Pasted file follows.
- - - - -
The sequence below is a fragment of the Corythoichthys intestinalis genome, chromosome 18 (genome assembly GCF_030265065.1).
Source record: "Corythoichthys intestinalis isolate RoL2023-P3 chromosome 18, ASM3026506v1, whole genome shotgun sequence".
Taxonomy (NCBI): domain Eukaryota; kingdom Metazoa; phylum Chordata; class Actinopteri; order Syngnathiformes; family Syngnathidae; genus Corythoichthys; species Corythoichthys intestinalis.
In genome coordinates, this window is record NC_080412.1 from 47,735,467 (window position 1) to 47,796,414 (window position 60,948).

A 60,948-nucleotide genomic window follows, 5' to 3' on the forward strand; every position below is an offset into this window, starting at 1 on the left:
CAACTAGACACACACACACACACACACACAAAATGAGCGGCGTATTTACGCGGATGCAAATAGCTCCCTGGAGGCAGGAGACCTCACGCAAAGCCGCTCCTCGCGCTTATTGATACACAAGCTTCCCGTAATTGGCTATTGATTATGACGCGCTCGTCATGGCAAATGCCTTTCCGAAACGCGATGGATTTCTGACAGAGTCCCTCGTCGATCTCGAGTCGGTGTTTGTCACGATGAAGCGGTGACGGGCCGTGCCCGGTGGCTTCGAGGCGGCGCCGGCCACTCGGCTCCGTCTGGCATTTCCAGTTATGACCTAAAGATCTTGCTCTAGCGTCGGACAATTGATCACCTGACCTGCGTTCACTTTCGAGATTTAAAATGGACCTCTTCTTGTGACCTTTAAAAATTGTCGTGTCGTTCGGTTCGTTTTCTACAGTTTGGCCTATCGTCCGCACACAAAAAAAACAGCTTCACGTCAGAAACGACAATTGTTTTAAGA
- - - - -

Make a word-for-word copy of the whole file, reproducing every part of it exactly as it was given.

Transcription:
The sequence below is a fragment of the Corythoichthys intestinalis genome, chromosome 18 (genome assembly GCF_030265065.1).
Source record: "Corythoichthys intestinalis isolate RoL2023-P3 chromosome 18, ASM3026506v1, whole genome shotgun sequence".
Taxonomy (NCBI): domain Eukaryota; kingdom Metazoa; phylum Chordata; class Actinopteri; order Syngnathiformes; family Syngnathidae; genus Corythoichthys; species Corythoichthys intestinalis.
In genome coordinates, this window is record NC_080412.1 from 47,735,467 (window position 1) to 47,796,414 (window position 60,948).

A 60,948-nucleotide genomic window follows, 5' to 3' on the forward strand; every position below is an offset into this window, starting at 1 on the left:
CAACTAGACACACACACACACACACACACAAAATGAGCGGCGTATTTACGCGGATGCAAATAGCTCCCTGGAGGCAGGAGACCTCACGCAAAGCCGCTCCTCGCGCTTATTGATACACAAGCTTCCCGTAATTGGCTATTGATTATGACGCGCTCGTCATGGCAAATGCCTTTCCGAAACGCGATGGATTTCTGACAGAGTCCCTCGTCGATCTCGAGTCGGTGTTTGTCACGATGAAGCGGTGACGGGCCGTGCCCGGTGGCTTCGAGGCGGCGCCGGCCACTCGGCTCCGTCTGGCATTTCCAGTTATGACCTAAAGATCTTGCTCTAGCGTCGGACAATTGATCACCTGACCTGCGTTCACTTTCGAGATTTAAAATGGACCTCTTCTTGTGACCTTTAAAAATTGTCGTGTCGTTCGGTTCGTTTTCTACAGTTTGGCCTATCGTCCGCACACAAAAAAAACAGCTTCACGTCAGAAACGACAATTGTTTTAAGA